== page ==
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#1996 _MBCS mappings in tchar.h are missing

WSL
assigned
Earnie Boyd
TODO (3)
Support
later
WSL-5.0-feature
False
2013-07-15
2013-06-25
Earnie Boyd
No

This needs to be accomplished for the 5.0 version.

See include/mbctype.h for the TODO.

Related

Issues: #1995
Issues: #2000

Discussion

  • Keith Marshall
    Keith Marshall
    2013-06-25

    • summary: _MBSC mappings in tchar.h are missing --> _MBCS mappings in tchar.h are missing
     
  • Keith Marshall
    Keith Marshall
    2013-06-25

    Well, if you're going to include _tcsclen for 4.0, you at least need to make an early start; _tcsclen has three distinct mappings, dependent on _UNICODE, _MBCS, or neither. I'd suggest a section, at the end of, but within, the !_UNICODE block:

    :
    :
    #else /* ! _UNICODE */
    :
    :
    # ifdef _MBCS
    #  define _tcsclen  _mbslen
    
    # else /* ! _MBCS */
    #  define _tcsclen  strlen
    
    # endif /* ! _MBCS */
    #endif  /* ! _UNICODE */
    :
    

    Of course, within the preceding _UNICODE block, you also need:

    #define _tcsclen  wcslen
    
     
    • Earnie Boyd
      Earnie Boyd
      2013-06-25

      But which takes precedence in MS eyes? I'm thinking that _MBCS should take precedence over _UNICODE based on the table in the document reference.

       
      • Keith Marshall
        Keith Marshall
        2013-06-25

        But which takes precedence in MS eyes?

        I don't know. This is what I've challenged them to clarify.

        I'm thinking that _MBCS should take precedence over _UNICODE based on the table in the document reference.

        In the VS2012 reference, if you read the paragraph in which they identify the purpose of the _TCHAR data type, they imply that _UNICODE has precedence. Later, in the sequencing of the examples relating to _tcsrev, they imply the opposite.

        Logically, I think _UNICODE having precedence makes more sense. In reality, both being defined concurrently is anomalous, and would represent a programmer error; of course, programmers are human, and humans make such errors. Perhaps the sanest would be to give _UNICODE precedence, and #error in the _UNICODE block, if _MBCS is defined?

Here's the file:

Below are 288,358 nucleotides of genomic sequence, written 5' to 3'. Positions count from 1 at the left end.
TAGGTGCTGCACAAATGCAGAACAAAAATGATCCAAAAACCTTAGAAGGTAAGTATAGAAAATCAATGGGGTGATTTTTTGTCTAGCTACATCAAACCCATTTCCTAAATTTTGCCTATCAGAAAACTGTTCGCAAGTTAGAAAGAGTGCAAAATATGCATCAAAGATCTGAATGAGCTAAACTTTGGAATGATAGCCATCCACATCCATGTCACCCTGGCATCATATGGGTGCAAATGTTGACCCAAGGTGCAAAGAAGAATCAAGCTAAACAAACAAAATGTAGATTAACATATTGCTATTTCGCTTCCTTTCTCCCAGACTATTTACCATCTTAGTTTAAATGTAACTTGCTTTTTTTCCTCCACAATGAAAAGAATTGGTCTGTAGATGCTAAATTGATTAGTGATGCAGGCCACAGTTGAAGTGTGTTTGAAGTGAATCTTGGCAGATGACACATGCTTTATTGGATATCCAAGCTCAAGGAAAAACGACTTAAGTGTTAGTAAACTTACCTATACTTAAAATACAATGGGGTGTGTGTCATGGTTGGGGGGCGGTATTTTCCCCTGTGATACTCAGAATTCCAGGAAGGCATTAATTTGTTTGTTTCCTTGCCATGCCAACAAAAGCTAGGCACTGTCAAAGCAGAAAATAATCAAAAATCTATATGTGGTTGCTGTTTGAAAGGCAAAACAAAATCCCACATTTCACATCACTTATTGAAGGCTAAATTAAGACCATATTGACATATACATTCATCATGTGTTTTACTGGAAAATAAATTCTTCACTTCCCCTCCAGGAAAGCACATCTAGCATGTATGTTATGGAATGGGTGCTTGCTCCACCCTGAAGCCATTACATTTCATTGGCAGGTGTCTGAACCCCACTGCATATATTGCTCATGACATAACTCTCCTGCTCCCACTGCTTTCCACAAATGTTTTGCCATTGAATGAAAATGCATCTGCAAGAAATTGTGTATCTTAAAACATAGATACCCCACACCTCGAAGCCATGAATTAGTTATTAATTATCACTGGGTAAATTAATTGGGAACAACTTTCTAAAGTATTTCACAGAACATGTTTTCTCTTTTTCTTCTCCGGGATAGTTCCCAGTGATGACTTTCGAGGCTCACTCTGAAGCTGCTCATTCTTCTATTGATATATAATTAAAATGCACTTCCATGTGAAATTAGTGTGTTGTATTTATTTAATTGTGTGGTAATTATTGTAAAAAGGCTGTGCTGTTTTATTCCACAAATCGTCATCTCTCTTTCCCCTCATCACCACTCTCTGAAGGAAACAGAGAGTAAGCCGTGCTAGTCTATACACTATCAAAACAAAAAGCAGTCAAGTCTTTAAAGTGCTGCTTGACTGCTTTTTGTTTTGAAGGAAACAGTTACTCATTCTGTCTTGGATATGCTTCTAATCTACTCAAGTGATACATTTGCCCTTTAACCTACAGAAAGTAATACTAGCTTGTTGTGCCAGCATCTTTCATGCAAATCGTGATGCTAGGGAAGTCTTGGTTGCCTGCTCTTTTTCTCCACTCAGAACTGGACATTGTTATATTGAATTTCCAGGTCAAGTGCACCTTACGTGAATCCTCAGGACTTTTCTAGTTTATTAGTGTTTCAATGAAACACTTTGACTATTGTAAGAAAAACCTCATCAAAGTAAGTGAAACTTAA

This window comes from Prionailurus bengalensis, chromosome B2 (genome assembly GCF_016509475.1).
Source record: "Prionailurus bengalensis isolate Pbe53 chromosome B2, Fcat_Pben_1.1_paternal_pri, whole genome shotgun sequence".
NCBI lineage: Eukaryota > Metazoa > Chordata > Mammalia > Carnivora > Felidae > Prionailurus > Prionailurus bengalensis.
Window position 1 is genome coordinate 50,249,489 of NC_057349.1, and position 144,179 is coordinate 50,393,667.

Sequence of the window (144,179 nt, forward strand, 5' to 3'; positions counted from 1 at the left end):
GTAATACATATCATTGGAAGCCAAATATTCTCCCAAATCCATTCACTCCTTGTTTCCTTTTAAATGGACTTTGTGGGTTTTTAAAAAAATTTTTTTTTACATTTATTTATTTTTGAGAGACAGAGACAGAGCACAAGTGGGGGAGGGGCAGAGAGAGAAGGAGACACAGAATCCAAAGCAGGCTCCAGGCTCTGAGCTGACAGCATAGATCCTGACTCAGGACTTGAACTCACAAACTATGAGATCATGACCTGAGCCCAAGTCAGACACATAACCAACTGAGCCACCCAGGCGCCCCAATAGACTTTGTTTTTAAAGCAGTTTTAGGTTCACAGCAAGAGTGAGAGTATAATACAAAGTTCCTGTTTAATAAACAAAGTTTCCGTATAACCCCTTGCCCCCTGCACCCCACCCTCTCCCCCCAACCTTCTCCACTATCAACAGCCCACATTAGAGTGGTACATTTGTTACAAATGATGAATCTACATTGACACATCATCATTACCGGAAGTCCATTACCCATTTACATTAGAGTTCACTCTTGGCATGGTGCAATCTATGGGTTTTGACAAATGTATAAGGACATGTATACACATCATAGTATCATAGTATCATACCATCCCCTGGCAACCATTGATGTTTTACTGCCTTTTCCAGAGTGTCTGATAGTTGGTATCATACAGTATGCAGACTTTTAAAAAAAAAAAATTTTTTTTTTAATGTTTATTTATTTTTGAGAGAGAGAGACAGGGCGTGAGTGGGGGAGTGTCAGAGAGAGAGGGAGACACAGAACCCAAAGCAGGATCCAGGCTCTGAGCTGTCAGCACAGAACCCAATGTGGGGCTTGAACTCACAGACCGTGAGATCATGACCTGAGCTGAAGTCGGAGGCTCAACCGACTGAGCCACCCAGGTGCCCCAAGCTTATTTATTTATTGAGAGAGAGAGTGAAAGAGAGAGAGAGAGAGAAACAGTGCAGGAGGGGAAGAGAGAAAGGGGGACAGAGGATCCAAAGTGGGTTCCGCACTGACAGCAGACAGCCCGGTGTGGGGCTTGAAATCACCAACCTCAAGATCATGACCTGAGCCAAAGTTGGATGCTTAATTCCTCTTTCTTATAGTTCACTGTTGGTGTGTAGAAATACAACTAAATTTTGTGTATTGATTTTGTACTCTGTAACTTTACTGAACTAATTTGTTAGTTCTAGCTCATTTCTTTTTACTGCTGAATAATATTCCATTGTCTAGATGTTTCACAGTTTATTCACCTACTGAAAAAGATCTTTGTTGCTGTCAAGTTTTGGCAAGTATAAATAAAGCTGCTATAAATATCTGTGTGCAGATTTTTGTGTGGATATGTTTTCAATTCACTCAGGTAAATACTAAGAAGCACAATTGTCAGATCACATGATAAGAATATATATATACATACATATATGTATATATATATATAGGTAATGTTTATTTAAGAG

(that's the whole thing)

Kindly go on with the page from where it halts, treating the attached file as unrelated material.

• what do you think about this:

    #if defined(_UNICODE) & defined(_MBCS)
    #error undefined behavior _unicode , _mbcs
    #endif
    
    #if defined(UNICODE) & defined(_MBCS)
    #error undefined behavior unicode , _mbcs
    #endif
    
    #if defined(UNICODE) ^ defined(_UNICODE)
    #error Inconsitent unicode , _unicode definition
    #endif
    
     
    • Earnie Boyd
      Earnie Boyd
      2013-07-15

      Maybe; perhaps even before the file guard of _mingw.h. There is a problem with building ada-2.8.1 because of file inclusion ordering and the defining of UNICODE and _UNICODE. The TCHAR value was unicode specific while the function used with it was ANSI specific. Changing order of inclusion fixed the issue. For that we also need a filter checking the result of the __AW() macro compared to the UNICODE or _UNICODE defined value and that filter definitely would need to be before the file guard.

       
    • Keith Marshall
      Keith Marshall
      2013-07-15

      I had something like this in mind, although perhaps #warning rather than #error; somewhat less draconian, and any user preferring the #error can use -Werror to promote it.

      FTR, I can't find any explicit Microsoft expression of intent, but I did turn up a reference on CodeProject, or CodeGuru, or some such, suggesting that concurrent definition of _UNICODE and _MBCS results in undefined behaviour, (and UNICODE, without the underscore, isn't pertinent in the TCHAR context). Undefined behaviour doesn't necessarily demand a compiler abort, although of course, it doesn't rule it out.

       
      • Earnie Boyd
        Earnie Boyd
        2013-07-16

        Supposedly, _UNICODE is C runtime and UNICODE is Windows API. Of course that doesn't make too much sense given that using a unicode TCHAR variable gives a compiler error when using the Windows API with that variable. We can give a warning and let the compiler take care of the error.